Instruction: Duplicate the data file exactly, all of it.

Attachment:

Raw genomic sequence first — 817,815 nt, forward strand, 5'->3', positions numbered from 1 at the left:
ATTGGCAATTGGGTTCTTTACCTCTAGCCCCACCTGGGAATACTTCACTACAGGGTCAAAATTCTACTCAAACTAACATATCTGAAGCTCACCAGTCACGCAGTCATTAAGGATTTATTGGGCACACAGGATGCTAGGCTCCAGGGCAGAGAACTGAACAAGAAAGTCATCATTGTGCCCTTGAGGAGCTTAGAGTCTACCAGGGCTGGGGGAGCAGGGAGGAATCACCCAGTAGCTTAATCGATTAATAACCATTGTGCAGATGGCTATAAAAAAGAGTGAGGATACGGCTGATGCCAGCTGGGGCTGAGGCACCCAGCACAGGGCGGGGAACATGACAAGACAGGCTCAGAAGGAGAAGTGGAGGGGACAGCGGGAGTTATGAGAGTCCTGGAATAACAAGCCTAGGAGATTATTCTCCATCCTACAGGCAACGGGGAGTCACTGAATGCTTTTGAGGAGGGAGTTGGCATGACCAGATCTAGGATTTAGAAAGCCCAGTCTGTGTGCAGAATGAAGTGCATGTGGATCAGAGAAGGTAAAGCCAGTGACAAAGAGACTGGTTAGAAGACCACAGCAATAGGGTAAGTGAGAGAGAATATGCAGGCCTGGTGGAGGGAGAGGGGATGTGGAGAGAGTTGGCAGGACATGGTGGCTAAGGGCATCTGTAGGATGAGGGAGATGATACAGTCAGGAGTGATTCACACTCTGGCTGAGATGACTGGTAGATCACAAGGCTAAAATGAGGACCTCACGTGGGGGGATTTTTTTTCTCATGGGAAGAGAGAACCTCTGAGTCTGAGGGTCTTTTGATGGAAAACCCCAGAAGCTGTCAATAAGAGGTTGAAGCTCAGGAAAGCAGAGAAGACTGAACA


Raw genomic sequence first — 817,815 nt, forward strand, 5'->3', positions numbered from 1 at the left:
ATTGGCAATTGGGTTCTTTACCTCTAGCCCCACCTGGGAATACTTCACTACAGGGTCAAAATTCTACTCAAACTAACATATCTGAAGCTCACCAGTCACGCAGTCATTAAGGATTTATTGGGCACACAGGATGCTAGGCTCCAGGGCAGAGAACTGAACAAGAAAGTCATCATTGTGCCCTTGAGGAGCTTAGAGTCTACCAGGGCTGGGGGAGCAGGGAGGAATCACCCAGTAGCTTAATCGATTAATAACCATTGTGCAGATGGCTATAAAAAAGAGTGAGGATACGGCTGATGCCAGCTGGGGCTGAGGCACCCAGCACAGGGCGGGGAACATGACAAGACAGGCTCAGAAGGAGAAGTGGAGGGGACAGCGGGAGTTATGAGAGTCCTGGAATAACAAGCCTAGGAGATTATTCTCCATCCTACAGGCAACGGGGAGTCACTGAATGCTTTTGAGGAGGGAGTTGGCATGACCAGATCTAGGATTTAGAAAGCCCAGTCTGTGTGCAGAATGAAGTGCATGTGGATCAGAGAAGGTAAAGCCAGTGACAAAGAGACTGGTTAGAAGACCACAGCAATAGGGTAAGTGAGAGAGAATATGCAGGCCTGGTGGAGGGAGAGGGGATGTGGAGAGAGTTGGCAGGACATGGTGGCTAAGGGCATCTGTAGGATGAGGGAGATGATACAGTCAGGAGTGATTCACACTCTGGCTGAGATGACTGGTAGATCACAAGGCTAAAATGAGGACCTCACGTGGGGGGATTTTTTTTCTCATGGGAAGAGAGAACCTCTGAGTCTGAGGGTCTTTTGATGGAAAACCCCAGAAGCTGTCAATAAGAGGTTGAAGCTCAGGAAAGCAGAGAAGACTGAACA